Refugees: a blast from a not so distant past

CANBERRA, Tuesday.

In the House of Representatives this afternoon Mr. Martens (Lab., Qld.), said that the Government’s acquiescence in Britain’s proposal to send alien internees to Australia for safe custody was causing great alarm to many people.
If ships were available, they should not bring a “ready-made fifth column” to Australia, Mr. Martens said, but should be used instead to bring English women and children to the comparative safety of our shores.

The Sydney Morning Herald, Wednesday 7 August 1940, p 13


Sir,—I wish to add my appeal to tho many already made through your columns to fellow-Australians on behalf of refugees from Central Europe.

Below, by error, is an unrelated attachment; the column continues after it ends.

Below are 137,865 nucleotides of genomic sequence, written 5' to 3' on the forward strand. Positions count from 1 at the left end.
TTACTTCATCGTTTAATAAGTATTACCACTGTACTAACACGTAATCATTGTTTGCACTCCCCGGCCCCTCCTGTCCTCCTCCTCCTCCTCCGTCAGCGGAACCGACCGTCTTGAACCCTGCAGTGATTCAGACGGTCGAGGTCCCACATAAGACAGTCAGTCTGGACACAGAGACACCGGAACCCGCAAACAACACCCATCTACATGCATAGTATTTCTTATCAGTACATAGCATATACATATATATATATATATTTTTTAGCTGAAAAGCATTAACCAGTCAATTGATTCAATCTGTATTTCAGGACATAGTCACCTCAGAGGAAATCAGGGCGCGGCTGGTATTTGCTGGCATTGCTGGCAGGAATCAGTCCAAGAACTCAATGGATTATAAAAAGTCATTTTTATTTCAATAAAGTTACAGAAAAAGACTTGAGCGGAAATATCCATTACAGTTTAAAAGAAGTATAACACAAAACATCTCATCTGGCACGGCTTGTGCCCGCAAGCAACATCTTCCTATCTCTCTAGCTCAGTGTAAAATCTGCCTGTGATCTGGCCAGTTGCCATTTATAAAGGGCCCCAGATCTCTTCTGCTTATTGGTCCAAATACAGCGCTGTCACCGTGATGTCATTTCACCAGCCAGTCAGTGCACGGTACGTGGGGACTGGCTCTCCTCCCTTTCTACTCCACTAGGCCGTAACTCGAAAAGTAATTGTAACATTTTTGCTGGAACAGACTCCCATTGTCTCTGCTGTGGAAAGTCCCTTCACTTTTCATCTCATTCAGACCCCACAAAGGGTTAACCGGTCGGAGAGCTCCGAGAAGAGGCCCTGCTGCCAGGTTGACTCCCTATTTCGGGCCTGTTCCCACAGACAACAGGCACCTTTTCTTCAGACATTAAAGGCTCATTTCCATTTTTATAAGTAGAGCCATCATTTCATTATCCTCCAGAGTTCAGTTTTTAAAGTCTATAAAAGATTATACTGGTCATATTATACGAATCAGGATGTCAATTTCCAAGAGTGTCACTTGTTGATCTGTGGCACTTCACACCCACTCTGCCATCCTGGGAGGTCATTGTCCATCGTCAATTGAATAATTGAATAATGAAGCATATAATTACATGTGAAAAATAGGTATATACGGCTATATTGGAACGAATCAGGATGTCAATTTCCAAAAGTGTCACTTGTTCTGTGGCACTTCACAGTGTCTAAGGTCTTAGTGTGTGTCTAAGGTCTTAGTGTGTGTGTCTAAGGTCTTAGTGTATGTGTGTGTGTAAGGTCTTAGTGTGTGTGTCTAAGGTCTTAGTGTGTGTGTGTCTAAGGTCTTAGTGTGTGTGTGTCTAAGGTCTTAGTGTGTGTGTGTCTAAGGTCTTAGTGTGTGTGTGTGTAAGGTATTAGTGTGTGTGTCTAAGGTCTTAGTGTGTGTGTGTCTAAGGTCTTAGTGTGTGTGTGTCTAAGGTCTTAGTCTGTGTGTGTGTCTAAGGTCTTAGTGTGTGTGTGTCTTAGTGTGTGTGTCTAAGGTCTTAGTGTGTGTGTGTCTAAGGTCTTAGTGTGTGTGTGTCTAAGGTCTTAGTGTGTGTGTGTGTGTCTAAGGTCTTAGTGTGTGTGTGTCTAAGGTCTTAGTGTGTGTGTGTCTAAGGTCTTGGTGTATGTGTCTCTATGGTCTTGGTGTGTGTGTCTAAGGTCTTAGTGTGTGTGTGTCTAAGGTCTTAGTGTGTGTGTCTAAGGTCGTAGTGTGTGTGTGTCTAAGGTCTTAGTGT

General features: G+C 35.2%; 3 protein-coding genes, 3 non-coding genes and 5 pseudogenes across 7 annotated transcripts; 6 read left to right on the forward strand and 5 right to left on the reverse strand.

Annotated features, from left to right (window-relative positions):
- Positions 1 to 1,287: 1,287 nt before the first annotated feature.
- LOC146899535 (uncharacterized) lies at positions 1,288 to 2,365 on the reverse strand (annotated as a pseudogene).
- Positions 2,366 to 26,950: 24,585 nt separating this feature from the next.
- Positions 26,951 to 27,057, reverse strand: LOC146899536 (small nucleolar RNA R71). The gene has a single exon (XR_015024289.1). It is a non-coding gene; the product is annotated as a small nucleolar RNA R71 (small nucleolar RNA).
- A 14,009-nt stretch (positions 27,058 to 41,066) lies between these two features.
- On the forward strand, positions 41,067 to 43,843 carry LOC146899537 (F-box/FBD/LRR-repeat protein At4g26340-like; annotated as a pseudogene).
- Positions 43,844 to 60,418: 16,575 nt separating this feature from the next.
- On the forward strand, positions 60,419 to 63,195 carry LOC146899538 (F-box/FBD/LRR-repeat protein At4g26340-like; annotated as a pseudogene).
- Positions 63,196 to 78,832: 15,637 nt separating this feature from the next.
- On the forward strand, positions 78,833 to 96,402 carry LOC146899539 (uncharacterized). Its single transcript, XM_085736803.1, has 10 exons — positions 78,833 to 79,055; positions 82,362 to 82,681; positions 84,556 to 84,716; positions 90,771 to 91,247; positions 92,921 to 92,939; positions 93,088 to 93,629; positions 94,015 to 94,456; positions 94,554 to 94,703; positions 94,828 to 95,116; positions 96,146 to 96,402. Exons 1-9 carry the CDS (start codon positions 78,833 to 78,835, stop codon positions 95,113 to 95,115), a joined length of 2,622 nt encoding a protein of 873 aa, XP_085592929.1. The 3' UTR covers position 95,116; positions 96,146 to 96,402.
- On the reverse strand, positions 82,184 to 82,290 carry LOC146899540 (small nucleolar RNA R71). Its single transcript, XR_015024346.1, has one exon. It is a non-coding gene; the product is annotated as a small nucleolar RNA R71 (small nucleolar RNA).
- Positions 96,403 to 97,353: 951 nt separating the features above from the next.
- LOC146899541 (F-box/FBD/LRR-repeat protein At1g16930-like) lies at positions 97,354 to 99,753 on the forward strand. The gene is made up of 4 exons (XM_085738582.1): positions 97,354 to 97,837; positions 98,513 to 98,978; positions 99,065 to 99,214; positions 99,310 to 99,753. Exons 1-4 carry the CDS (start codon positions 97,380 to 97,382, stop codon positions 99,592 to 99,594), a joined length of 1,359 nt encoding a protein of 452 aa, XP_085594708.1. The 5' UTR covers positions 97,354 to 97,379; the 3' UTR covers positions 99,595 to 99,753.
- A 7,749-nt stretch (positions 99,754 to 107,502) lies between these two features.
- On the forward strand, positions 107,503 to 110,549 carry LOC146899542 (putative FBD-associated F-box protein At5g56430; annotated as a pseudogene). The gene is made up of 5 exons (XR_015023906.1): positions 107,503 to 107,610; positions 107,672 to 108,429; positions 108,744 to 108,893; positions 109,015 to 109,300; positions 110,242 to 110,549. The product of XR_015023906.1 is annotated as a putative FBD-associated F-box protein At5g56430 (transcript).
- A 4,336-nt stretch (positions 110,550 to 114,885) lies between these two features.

Those who have had even slight contact with these people i cause that they have been wounded in a way most difficult to heal—in their minds. They have seen and heard sights and sounds almost beyond the imagination of Australians.
I ask my fellow-Australians to remember it is a large part of our British tradition to shelter and care for people who need such protection. Our association with the words “Concentration camp” is with Berrima and little gardens and libraries for the Internees—as in 1914-18. With these people, who came to us before our countries were at war the words have a meaning wholly remote.
The letters published in to-day’s “Sydney Morning Herald” received by his mother from Harald Arnold Minibeck, a young highly-qualified Austrian doctor, with special degrees in relation to skin diseases, who took his life in Sydney on June 28, rather than face the picture in his mind of a concentration camp—should be read by every Australian before voting for wholesale internment of refugees—for his own peace of mind.
Yours faithfully,

Burwood, The Sydney Morning Herald, Friday 9 August 1940, p 4


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